Europe South Asia Asia Pacific Americas Middle East Africa BBC Homepage World Service Education
BBC Homepagelow graphics version | feedback | help
BBC News Online
 You are in: Sci/Tech
Front Page 
World 
UK 
UK Politics 
Business 
Sci/Tech 
Health 
Education 
Entertainment 
Talking Point 
In Depth 
AudioVideo 


Bob Park, American Physical Society
This has zero chance of success
 real 28k

Monday, 27 March, 2000, 23:34 GMT 00:34 UK
Gravity research gets off the ground
Plane AP
Such devices would shield planes from the Earth's pull
A leading UK company is challenging what we understand to be the fundamental laws of physics.

The military wing of the hi-tech group BAe Systems, formerly British Aerospace, has confirmed it has launched an anti-gravity research programme.

It hopes that Project Greenglow will draw scientists from different backgrounds to work on future technologies that will have echoes of the propellantless propulsion systems being investigated by Nasa's Breakthrough Propulsion Physics Program.

Gravitation shielding

If any of the work is successful, it could lead to dramatic developments in the way we travel - anti-gravity devices could make it much easier for aeroplanes, spacecraft and even the next generation of cars to get off the ground.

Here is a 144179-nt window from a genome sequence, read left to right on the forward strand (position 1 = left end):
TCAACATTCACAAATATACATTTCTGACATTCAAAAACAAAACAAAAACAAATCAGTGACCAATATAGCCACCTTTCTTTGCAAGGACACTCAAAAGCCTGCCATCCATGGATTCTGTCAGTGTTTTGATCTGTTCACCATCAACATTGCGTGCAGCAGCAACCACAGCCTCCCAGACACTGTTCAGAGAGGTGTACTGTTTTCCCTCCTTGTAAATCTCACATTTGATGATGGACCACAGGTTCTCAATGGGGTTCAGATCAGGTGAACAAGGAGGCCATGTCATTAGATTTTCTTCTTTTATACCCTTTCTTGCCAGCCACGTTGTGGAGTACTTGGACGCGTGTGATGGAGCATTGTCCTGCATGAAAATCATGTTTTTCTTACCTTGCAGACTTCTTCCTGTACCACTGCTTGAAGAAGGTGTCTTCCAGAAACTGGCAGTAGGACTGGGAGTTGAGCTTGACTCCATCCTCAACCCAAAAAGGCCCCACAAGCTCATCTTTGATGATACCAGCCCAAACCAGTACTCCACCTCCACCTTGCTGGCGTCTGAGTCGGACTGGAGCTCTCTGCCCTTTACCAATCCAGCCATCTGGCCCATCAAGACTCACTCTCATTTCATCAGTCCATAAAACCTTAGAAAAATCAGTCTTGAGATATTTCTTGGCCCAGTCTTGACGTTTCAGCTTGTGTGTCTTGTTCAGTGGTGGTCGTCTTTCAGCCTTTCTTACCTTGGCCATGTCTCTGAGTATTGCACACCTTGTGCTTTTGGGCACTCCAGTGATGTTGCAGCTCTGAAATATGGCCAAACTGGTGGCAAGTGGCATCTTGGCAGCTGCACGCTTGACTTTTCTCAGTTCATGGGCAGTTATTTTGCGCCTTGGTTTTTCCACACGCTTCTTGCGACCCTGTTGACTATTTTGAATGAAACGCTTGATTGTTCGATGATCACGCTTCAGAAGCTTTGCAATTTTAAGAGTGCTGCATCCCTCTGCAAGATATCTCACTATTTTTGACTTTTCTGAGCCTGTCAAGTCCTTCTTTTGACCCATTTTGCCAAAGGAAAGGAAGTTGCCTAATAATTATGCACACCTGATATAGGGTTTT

In 1996, the experiments of a Russian scientist were jeered at by the physics world. Writing in the journal Physica C, Dr Yevgeny Podkletnov claimed that a spinning, superconducting disc lost some of its weight. And, in an unpublished paper on the weak gravitation shielding properties of a superconductor, he argued that such a disc lost as much as 2% of its weight.

However, most scientists believe that such anti-gravity research is fundamentally flawed. It goes against what we know about the physical Universe and is therefore impossible, they say.

Pascal's Wager

"I find it rather peculiar that they've done this," said Bob Park from the American Physical Society, in reaction to the BAe Systems admission. "One can only conclude that at the higher levels of these organisations there are people who don't have a very sound grounding in fundamental physics.

"You can invest a little money in far-out projects if they have some chance of success - it's called Pascal's Wager. In this case, most scientists would say there is zero chance of success."

Nonetheless, this view will not stop anti-gravity devices from continuing to be a popular feature of science fiction and the inspiration for countless websites.

Search BBC News Online

Advanced search options
Launch console
BBC RADIO NEWS
BBC ONE TV NEWS
WORLD NEWS SUMMARY
PROGRAMMES GUIDE
Internet links:


The BBC is not responsible for the content of external internet sites

Links to other Sci/Tech stories are at the foot of the page.


E-mail this story to a friend

Links to more Sci/Tech stories